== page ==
Britain’s biggest ever ‘fatberg’ removed from a London sewer
A bus-sized lump of wrongly-flushed festering food fat mixed with wet wipes was removed from a sewer in south London.
The ‘fatberg’ had formed in drains under London Road in Kingston, and if it had not been discovered Thames Water say it could have caused sewage to flood homes, streets and businesses in the leafy suburb.
Gordon Hailwood, waste contracts supervisor for the utilities firm, said: “While we’ve removed greater volumes of fat from under central London in the past, we’ve never seen a single, congealed lump of lard this big clogging our sewers before.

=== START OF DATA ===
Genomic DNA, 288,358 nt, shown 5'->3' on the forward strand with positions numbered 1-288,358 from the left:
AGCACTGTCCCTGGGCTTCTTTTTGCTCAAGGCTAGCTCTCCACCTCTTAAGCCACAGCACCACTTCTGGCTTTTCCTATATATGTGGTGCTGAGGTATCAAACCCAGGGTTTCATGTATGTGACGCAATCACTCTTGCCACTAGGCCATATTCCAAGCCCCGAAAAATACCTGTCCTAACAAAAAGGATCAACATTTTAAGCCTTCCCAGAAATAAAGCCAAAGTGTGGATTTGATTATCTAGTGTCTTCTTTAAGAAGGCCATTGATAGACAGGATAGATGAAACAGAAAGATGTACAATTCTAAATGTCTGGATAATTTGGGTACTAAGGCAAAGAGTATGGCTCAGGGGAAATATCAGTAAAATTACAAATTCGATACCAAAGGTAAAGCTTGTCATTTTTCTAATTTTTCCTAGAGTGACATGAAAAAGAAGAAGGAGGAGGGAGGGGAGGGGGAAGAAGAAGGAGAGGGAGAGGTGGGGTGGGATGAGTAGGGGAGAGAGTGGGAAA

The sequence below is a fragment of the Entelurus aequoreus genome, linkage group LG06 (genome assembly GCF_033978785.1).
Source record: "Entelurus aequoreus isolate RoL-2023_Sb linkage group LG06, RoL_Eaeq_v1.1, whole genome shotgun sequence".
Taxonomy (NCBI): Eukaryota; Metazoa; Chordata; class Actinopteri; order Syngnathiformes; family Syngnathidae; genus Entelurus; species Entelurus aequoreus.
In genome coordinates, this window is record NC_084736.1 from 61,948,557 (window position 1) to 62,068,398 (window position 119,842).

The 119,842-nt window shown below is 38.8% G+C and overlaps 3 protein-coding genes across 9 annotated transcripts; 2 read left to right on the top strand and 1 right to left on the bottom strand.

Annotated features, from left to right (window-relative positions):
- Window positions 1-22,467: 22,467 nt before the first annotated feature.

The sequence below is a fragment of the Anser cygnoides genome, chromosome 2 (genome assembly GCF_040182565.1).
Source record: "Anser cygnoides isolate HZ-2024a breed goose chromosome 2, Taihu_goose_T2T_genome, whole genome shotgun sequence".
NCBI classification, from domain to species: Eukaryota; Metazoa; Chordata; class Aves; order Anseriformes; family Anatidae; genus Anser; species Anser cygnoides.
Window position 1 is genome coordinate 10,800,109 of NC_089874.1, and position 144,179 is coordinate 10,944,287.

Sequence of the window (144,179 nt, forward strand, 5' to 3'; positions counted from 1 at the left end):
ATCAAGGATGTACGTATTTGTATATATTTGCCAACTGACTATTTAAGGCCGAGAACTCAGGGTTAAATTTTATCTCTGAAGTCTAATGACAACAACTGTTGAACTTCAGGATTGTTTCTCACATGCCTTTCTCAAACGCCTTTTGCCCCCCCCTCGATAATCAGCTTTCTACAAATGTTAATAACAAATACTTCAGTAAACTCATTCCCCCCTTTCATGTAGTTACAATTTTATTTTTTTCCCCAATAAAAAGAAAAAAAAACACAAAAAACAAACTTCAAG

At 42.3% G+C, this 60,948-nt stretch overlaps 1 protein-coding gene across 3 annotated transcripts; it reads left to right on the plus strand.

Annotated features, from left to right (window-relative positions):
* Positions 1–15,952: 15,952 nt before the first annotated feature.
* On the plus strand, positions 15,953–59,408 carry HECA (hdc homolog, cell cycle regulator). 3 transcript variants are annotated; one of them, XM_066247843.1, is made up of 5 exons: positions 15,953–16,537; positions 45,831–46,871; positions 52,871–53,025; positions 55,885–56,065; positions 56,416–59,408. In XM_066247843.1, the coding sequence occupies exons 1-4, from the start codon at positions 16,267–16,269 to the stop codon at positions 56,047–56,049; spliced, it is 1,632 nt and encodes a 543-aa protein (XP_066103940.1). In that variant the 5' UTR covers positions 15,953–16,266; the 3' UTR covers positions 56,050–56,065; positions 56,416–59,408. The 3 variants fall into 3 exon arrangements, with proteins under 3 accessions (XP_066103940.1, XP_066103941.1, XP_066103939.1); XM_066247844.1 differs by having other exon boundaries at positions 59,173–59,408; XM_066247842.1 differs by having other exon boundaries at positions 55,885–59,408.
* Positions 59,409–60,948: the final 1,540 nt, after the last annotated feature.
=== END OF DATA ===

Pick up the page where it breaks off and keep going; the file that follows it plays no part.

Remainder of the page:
“Given we’ve got the biggest sewers and this is the biggest fatberg we’ve encountered, we reckon it has to be the biggest such ‘berg’ in British history.
“The sewer was almost completely clogged with over 15 tonnes of fat. If we hadn’t discovered it in time, raw sewage could have started spurting out of manholes across the whole of Kingston.”
He said the blockage was so big it damaged the sewer, and repairs will take up to six weeks to complete.
Mr Hailwood said homes and businesses need to change their ways, and when it comes to fat and wipes people need to ‘bin it, not block it’.
The blockage was discovered after residents in nearby flats complained they couldn’t flush their toilets.
Thames Water said CCTV investigations under London Road found the mound of fat had reduced the 70x48cm sewer to just five per cent of its normal capacity.
It will begin repairs to 20 metres of damaged pipe on Monday, August 5, with two lanes of London Road closed westbound.